While both obese males and females face higher direct medical costs than average as a result of obesity-related problems, obese men and women face a disproportionate amount of job-related costs annually as a result of this condition. According to the STOP Obesity Alliance, obese women face higher annual costs than men do on average as a direct result of obesity, which include job-related costs, more specifically, lost wages. Obese men, on the other hand, take on lower average annual costs, made up of mostly medical treatment spending. Due to the implications that obesity has on health insurance coverage, these extra costs may be extremely hard to overcome, especially for low-income individuals. 

Having health insurance is all the more important during the pandemic, although being unemployed can make it more difficult to obtain. Healthcare costs vary widely for different people, and health matters in determining your cost and ability to obtain health insurance. Moreover, not all medical treatment for obesity may be covered by insurance, and the coverage varies by type as well as provider.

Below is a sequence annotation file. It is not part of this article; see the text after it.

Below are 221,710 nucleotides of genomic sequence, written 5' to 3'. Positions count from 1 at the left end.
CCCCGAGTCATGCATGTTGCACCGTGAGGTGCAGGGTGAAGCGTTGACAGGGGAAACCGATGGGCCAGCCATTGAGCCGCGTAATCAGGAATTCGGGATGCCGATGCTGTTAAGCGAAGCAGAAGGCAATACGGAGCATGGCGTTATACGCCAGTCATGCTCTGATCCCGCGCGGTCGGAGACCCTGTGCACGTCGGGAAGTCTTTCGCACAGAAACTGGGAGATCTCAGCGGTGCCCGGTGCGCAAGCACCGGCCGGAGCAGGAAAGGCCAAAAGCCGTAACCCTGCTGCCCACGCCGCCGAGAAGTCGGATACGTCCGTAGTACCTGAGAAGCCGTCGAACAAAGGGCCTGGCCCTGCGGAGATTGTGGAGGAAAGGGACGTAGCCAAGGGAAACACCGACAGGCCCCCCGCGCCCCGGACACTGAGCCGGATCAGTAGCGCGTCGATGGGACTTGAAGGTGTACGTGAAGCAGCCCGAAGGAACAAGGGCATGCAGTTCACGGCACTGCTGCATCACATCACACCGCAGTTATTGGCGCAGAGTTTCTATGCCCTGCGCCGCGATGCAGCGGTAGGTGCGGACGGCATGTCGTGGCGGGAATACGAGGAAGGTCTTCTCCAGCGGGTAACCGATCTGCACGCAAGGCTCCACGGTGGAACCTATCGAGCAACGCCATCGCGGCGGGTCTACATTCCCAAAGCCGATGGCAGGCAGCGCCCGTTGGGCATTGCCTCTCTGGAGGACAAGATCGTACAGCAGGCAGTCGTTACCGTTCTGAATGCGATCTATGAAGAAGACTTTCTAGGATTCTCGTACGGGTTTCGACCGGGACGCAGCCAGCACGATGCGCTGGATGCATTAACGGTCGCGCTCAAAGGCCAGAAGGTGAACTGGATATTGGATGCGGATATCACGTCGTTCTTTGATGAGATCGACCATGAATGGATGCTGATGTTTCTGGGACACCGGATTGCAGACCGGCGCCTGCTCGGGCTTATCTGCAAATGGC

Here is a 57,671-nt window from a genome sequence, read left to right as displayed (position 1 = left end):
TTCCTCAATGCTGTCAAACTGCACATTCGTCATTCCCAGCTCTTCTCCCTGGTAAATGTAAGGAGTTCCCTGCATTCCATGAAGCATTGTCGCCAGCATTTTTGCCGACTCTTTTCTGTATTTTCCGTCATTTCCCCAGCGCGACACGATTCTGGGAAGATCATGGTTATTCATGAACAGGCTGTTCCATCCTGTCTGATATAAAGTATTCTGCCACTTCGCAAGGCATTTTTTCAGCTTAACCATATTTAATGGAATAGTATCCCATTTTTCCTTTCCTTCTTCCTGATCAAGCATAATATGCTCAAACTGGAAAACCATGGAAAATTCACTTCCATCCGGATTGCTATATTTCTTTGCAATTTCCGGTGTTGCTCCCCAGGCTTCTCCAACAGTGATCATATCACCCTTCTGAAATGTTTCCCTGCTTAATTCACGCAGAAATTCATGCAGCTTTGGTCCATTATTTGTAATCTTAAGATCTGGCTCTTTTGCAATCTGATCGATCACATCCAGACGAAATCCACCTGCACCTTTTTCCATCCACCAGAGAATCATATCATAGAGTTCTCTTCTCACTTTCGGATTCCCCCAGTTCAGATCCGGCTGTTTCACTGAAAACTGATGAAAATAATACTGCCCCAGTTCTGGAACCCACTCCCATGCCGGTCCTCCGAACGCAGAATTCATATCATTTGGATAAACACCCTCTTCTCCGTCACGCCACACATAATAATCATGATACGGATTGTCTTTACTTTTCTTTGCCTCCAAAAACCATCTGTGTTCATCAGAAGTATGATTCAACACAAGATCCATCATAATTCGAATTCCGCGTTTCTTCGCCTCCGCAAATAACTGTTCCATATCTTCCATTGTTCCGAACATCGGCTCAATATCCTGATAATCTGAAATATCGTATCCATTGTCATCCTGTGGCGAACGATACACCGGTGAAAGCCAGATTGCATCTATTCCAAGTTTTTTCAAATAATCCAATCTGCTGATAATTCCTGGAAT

An analysis published in Public Health Reports reveals that only about half of direct medical costs attributed to obesity are covered by state and federal government funding through Medicare and Medicaid. Private insurance coverage for obesity treatments varies but is likely to be even less inclusive than Medicaid. Because obesity is not considered a a pre-existing health condition, insurers can charge higher premiums for obese people as well. 

So what should you do?

As a financial firm, we aren’t here to give you medical advice, however, there are some “best practices” you can follow to help protect your health. The CDC recommends 150 minutes of moderate exercise per week, or 75 minutes of intensive physical activity to contribute to your wellness. Considering the coronavirus’ role in obesity, employment, and healthcare coverage, staying in good shape can help control your healthcare costs. Financially, on the other hand, there are steps that we recommend you take to help offer you extra security during the pandemic. 

Obtain a life insurance policy if you don’t have one already.